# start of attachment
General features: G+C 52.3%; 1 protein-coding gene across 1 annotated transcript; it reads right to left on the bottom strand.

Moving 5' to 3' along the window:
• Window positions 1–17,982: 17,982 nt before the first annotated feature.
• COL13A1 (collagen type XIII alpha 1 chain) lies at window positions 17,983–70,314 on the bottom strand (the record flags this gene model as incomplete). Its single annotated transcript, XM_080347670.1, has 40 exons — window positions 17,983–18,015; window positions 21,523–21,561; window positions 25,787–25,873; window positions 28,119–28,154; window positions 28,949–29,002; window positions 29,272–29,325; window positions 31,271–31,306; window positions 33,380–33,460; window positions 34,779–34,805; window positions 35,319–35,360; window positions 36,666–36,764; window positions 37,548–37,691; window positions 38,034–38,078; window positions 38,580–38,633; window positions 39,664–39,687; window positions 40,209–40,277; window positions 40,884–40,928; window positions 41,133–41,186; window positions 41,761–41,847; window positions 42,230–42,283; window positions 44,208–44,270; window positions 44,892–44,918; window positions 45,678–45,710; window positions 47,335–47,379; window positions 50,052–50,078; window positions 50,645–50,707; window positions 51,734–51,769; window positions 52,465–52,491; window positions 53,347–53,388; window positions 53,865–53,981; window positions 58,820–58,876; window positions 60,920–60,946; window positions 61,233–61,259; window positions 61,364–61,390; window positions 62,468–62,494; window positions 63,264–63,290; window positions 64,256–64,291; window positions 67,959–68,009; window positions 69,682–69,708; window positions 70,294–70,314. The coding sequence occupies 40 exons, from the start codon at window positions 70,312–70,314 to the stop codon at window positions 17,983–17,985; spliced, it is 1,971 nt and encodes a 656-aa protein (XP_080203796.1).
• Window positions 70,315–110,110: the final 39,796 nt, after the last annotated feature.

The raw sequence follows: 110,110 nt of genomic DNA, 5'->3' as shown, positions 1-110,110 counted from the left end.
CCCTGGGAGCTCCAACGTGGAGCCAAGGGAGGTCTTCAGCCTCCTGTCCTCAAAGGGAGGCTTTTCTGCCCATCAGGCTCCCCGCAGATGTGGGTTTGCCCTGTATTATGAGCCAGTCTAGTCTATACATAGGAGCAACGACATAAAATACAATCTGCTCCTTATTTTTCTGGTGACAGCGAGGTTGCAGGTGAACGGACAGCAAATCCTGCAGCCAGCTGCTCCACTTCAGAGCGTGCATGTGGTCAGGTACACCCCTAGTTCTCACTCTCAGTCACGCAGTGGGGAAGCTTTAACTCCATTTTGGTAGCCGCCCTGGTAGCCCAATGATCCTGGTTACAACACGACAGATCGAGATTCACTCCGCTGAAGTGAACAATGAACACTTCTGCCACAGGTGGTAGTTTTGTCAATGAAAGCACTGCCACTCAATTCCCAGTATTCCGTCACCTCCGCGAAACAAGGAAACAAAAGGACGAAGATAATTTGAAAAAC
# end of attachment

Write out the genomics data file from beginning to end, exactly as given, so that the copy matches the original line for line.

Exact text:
General features: G+C 52.3%; 1 protein-coding gene across 1 annotated transcript; it reads right to left on the bottom strand.

Moving 5' to 3' along the window:
• Window positions 1–17,982: 17,982 nt before the first annotated feature.
• COL13A1 (collagen type XIII alpha 1 chain) lies at window positions 17,983–70,314 on the bottom strand (the record flags this gene model as incomplete). Its single annotated transcript, XM_080347670.1, has 40 exons — window positions 17,983–18,015; window positions 21,523–21,561; window positions 25,787–25,873; window positions 28,119–28,154; window positions 28,949–29,002; window positions 29,272–29,325; window positions 31,271–31,306; window positions 33,380–33,460; window positions 34,779–34,805; window positions 35,319–35,360; window positions 36,666–36,764; window positions 37,548–37,691; window positions 38,034–38,078; window positions 38,580–38,633; window positions 39,664–39,687; window positions 40,209–40,277; window positions 40,884–40,928; window positions 41,133–41,186; window positions 41,761–41,847; window positions 42,230–42,283; window positions 44,208–44,270; window positions 44,892–44,918; window positions 45,678–45,710; window positions 47,335–47,379; window positions 50,052–50,078; window positions 50,645–50,707; window positions 51,734–51,769; window positions 52,465–52,491; window positions 53,347–53,388; window positions 53,865–53,981; window positions 58,820–58,876; window positions 60,920–60,946; window positions 61,233–61,259; window positions 61,364–61,390; window positions 62,468–62,494; window positions 63,264–63,290; window positions 64,256–64,291; window positions 67,959–68,009; window positions 69,682–69,708; window positions 70,294–70,314. The coding sequence occupies 40 exons, from the start codon at window positions 70,312–70,314 to the stop codon at window positions 17,983–17,985; spliced, it is 1,971 nt and encodes a 656-aa protein (XP_080203796.1).
• Window positions 70,315–110,110: the final 39,796 nt, after the last annotated feature.

The raw sequence follows: 110,110 nt of genomic DNA, 5'->3' as shown, positions 1-110,110 counted from the left end.
CCCTGGGAGCTCCAACGTGGAGCCAAGGGAGGTCTTCAGCCTCCTGTCCTCAAAGGGAGGCTTTTCTGCCCATCAGGCTCCCCGCAGATGTGGGTTTGCCCTGTATTATGAGCCAGTCTAGTCTATACATAGGAGCAACGACATAAAATACAATCTGCTCCTTATTTTTCTGGTGACAGCGAGGTTGCAGGTGAACGGACAGCAAATCCTGCAGCCAGCTGCTCCACTTCAGAGCGTGCATGTGGTCAGGTACACCCCTAGTTCTCACTCTCAGTCACGCAGTGGGGAAGCTTTAACTCCATTTTGGTAGCCGCCCTGGTAGCCCAATGATCCTGGTTACAACACGACAGATCGAGATTCACTCCGCTGAAGTGAACAATGAACACTTCTGCCACAGGTGGTAGTTTTGTCAATGAAAGCACTGCCACTCAATTCCCAGTATTCCGTCACCTCCGCGAAACAAGGAAACAAAAGGACGAAGATAATTTGAAAAAC